I have just returned from a mini-holiday to the south of the Marmara Sea. I went to Iznik and Termal with some of my friends from work and had saw some really amazing things.
Iznik is famous for its ceramics and tiles, but there were also a huge amount of historical sites in the city, seeing as it was founded sometime around 1000 BC! So naturally, I loved it. Unfortunately, both the Iznik museum AND the inside of the Aya Sofya were closed!!! That's what we get for travelling to a tiny little unknown town in the middle of the winter. We were absolutely the only tourists there, when we walked into the tourism office the girl working there got soooo exicted! She had this huge smile and look of shock and awe on her face, as though she got stuck with the s***ty deal of manning the tourist office over the winter months and we were the first tourists she has even seen yet. She was really sweet and helpful (?) "no, sorry that's closed," "oh, sorry, no that's closed too.." etc....
But, really there was still plenty to see and do in the 2 days we had. Julie and I did a lot of wandering through the tile and ceramic artisan shops, we met some lovely women who ran a shop and they sat us down, fed us tea and snacks and we tried to communicate a few words... They said that in the summer the cherry trees bear fruit and they said to come back in the summer, which I have decided to definitely do, hopefully I can see INSIDE the museum and the Aya Sofya then! We also went to the local hamam, which we had planned out becuase it is only open to women on thursdays until 5pm, so we managed to get there in time and have a lovely, lovely bath....
I find it hard to imagine anything more relaxing and divine than a Hamam, its like a combination of all my favorite things: Sauna, Massage, Bath and with a new wonderful thing, the pleasure of lying on hot marble slabs, which you might not think is so nice, but trust me, you feel like a cat in a sunbeam. Also, you can completely relax becuase the women there literally bathe you, so you just follow their directions (or what you think they are saying), in Turkish. "Go over there now, roll over, sit here," They even wash your hair and face for you! It is kind of weird at first, to have someone washing your face, like you are 5 years old again. You also get the most intense scrub down, exfoliation like you have never been exfoliated before, then massage, wonderful massage. If you are at all uncomfortable with nudity though, its not going to be relaxing for you to have an overweight, naked, 60 year old Turkish woman loofah-ing you all over. But I think the whole thing is just wonderful, you just have to get over your North American squeamish-ness with nudity. You learn all kinds of things too, for example I saw a really creative solution to underwear, modelled by a rather obese old lady. All you need is a dishcloth, which you simply tuck in to one of the creases between your rolls of fat on your stomach, and there you go! It is like a little apron/ underwear all in one! I mean, never mind that the rest of your ample body is completely exposed for the world to see, better cover up! ha ha ha.. Hilarious. All you want to do when you leave the hamam is curl up and go to sleep. Its heaven.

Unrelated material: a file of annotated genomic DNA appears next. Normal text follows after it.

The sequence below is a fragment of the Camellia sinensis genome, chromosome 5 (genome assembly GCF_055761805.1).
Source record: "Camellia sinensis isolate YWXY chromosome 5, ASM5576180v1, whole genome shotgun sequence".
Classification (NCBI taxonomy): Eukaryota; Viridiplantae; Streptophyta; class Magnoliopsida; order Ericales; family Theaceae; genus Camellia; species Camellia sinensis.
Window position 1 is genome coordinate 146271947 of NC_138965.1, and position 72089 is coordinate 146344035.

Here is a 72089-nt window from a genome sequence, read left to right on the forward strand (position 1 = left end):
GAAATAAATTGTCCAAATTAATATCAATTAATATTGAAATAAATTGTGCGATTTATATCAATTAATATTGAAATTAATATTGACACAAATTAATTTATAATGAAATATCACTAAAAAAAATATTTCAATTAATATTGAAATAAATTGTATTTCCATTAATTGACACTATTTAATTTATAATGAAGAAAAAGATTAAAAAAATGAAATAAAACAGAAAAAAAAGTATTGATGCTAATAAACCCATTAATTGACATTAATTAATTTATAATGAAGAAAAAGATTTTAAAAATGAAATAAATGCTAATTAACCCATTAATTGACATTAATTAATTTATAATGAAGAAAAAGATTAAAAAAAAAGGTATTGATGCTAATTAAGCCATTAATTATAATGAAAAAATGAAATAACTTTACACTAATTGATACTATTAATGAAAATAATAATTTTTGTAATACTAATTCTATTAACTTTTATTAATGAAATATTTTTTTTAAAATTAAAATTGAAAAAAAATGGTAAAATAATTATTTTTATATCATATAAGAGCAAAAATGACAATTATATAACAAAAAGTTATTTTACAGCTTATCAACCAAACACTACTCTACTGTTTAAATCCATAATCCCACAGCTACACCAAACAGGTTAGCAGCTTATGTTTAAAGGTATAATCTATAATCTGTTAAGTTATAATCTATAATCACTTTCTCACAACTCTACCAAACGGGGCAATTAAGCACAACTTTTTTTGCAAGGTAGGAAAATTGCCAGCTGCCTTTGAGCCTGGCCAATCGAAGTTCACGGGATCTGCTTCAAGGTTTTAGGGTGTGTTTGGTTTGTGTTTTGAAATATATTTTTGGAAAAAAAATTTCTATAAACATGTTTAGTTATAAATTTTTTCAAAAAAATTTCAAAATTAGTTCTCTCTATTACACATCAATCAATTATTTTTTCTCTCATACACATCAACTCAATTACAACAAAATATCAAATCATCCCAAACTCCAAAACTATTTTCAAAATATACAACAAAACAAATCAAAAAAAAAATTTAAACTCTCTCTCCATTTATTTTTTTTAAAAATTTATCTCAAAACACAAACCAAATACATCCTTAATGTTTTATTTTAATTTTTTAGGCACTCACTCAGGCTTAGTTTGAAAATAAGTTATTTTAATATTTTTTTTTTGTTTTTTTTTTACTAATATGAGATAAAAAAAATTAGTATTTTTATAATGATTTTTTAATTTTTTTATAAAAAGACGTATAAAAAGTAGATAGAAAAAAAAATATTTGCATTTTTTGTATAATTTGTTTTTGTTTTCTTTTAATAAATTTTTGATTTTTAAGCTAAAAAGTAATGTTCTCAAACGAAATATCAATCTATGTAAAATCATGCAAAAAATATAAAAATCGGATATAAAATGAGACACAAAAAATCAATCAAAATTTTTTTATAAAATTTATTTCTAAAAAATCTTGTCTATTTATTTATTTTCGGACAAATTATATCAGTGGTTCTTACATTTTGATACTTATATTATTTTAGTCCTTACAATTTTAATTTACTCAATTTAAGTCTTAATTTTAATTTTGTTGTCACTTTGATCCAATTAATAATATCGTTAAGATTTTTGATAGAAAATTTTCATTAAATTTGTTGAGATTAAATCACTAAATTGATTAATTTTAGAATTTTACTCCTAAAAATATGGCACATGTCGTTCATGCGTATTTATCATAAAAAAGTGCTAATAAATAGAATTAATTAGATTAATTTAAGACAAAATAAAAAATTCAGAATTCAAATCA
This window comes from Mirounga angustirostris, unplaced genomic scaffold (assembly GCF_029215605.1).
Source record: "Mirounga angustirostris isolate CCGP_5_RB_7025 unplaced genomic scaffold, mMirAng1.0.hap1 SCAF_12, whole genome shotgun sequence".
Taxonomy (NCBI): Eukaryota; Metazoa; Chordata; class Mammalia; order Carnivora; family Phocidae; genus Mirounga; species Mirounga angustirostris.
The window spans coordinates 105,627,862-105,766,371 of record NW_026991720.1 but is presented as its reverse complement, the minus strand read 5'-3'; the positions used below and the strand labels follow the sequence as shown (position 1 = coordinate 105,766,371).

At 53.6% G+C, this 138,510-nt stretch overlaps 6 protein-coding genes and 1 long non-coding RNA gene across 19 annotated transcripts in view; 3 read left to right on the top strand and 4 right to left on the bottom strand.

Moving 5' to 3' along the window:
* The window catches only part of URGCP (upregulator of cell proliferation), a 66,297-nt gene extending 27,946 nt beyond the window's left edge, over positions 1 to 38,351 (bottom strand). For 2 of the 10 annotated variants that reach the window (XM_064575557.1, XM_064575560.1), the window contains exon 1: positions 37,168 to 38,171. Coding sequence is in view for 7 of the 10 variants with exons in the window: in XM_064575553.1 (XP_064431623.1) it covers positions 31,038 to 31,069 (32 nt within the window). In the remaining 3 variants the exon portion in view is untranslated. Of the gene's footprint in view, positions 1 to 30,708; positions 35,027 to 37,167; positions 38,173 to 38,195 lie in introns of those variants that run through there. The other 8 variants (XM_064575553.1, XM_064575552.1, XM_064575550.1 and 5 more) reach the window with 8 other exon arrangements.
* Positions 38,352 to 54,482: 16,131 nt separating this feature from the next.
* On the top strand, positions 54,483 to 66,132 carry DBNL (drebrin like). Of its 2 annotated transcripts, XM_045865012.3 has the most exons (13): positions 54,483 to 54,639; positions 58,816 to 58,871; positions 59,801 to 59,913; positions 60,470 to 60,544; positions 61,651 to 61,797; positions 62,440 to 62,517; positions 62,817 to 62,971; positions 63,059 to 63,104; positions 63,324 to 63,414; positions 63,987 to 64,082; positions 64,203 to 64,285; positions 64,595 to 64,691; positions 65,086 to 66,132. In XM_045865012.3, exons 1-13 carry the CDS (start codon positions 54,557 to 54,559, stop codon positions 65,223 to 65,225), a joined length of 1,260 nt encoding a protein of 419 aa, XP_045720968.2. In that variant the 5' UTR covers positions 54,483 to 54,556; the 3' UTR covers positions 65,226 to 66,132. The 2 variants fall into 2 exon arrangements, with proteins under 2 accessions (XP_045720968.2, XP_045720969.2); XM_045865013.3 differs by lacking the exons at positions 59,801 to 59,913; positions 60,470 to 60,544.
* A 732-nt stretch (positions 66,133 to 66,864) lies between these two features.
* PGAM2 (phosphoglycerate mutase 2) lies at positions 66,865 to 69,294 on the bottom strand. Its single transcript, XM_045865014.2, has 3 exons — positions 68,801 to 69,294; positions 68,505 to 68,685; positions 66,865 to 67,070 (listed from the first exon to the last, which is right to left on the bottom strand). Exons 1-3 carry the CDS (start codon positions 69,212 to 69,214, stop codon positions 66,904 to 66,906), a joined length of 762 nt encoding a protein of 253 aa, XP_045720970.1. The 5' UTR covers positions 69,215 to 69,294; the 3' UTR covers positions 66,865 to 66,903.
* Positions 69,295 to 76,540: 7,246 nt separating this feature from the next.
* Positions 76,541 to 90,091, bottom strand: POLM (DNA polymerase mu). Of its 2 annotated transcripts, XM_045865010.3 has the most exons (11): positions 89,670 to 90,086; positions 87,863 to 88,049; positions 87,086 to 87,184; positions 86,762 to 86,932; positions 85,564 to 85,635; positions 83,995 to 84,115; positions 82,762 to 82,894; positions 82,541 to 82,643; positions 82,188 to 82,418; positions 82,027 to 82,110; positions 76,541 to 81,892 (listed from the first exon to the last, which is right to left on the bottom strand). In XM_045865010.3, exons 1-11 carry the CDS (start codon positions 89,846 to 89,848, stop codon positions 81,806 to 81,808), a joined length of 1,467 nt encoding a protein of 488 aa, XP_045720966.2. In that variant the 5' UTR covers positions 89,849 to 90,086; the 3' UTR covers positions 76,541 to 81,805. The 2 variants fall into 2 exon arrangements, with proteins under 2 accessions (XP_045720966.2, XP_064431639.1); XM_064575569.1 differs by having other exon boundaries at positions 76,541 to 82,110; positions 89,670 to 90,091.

We spent one night in Iznik and then the next day we travelled to Termal, which is a tiny little town, but happens to have natural hot springs!! So we spent our afternoon sauna-ing, swimming and and drinking tea. We left Termal at about 6pm and were trying to catch the 7:30 ferry, but we were all so relaxed/sleepy that we totally missed our stop, and had a frantic run to the ferry terminal because we all had to work the next morning. Our boss would not be impressed to have 4 teachers not show up! ha ha, anyways, we made it back to Istanbul, tired, but very clean and very relaxed from a weekend of bathing in hot water. Perfect trip for the weather right now, which I would have argue is actually rainier and colder than Vancouver! What the hell!?!? Oh, well, at least I am used to it...
So last night my downstairs neighbors, who also teach with me at the same branch, came over for dinner and then we went downstairs to their apartment becuase Jonathan has bought himself a Nargileh, which, I hadn't had since Palestine. So we smoked Nargileh and drank tea and he played his guitar and sang Johnny Cash songs. He's really good too! He's from Baton Rouge Louisiana, so he's got the Johnny-Cash-like southern accent too.
Well, that's all the excitement for now!